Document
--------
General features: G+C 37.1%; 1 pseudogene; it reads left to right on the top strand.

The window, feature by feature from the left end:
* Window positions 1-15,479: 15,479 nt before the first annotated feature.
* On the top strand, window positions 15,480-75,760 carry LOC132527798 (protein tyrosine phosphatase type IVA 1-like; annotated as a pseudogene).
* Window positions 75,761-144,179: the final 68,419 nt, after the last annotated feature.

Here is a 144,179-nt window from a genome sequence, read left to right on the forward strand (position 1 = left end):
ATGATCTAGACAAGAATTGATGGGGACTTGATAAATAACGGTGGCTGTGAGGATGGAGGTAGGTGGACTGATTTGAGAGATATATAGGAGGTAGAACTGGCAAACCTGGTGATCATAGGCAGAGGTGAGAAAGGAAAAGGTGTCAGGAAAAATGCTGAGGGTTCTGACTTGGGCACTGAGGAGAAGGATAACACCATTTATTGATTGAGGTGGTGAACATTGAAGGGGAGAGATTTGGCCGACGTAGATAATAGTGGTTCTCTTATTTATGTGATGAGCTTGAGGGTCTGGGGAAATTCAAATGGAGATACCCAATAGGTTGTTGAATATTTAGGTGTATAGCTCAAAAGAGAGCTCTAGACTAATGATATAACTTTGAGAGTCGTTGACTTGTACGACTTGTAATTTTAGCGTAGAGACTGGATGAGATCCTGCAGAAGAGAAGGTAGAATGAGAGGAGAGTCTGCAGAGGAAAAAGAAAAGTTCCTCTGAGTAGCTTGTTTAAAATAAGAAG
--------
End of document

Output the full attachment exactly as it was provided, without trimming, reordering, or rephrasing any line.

General features: G+C 37.1%; 1 pseudogene; it reads left to right on the top strand.

The window, feature by feature from the left end:
* Window positions 1-15,479: 15,479 nt before the first annotated feature.
* On the top strand, window positions 15,480-75,760 carry LOC132527798 (protein tyrosine phosphatase type IVA 1-like; annotated as a pseudogene).
* Window positions 75,761-144,179: the final 68,419 nt, after the last annotated feature.

Here is a 144,179-nt window from a genome sequence, read left to right on the forward strand (position 1 = left end):
ATGATCTAGACAAGAATTGATGGGGACTTGATAAATAACGGTGGCTGTGAGGATGGAGGTAGGTGGACTGATTTGAGAGATATATAGGAGGTAGAACTGGCAAACCTGGTGATCATAGGCAGAGGTGAGAAAGGAAAAGGTGTCAGGAAAAATGCTGAGGGTTCTGACTTGGGCACTGAGGAGAAGGATAACACCATTTATTGATTGAGGTGGTGAACATTGAAGGGGAGAGATTTGGCCGACGTAGATAATAGTGGTTCTCTTATTTATGTGATGAGCTTGAGGGTCTGGGGAAATTCAAATGGAGATACCCAATAGGTTGTTGAATATTTAGGTGTATAGCTCAAAAGAGAGCTCTAGACTAATGATATAACTTTGAGAGTCGTTGACTTGTACGACTTGTAATTTTAGCGTAGAGACTGGATGAGATCCTGCAGAAGAGAAGGTAGAATGAGAGGAGAGTCTGCAGAGGAAAAAGAAAAGTTCCTCTGAGTAGCTTGTTTAAAATAAGAAG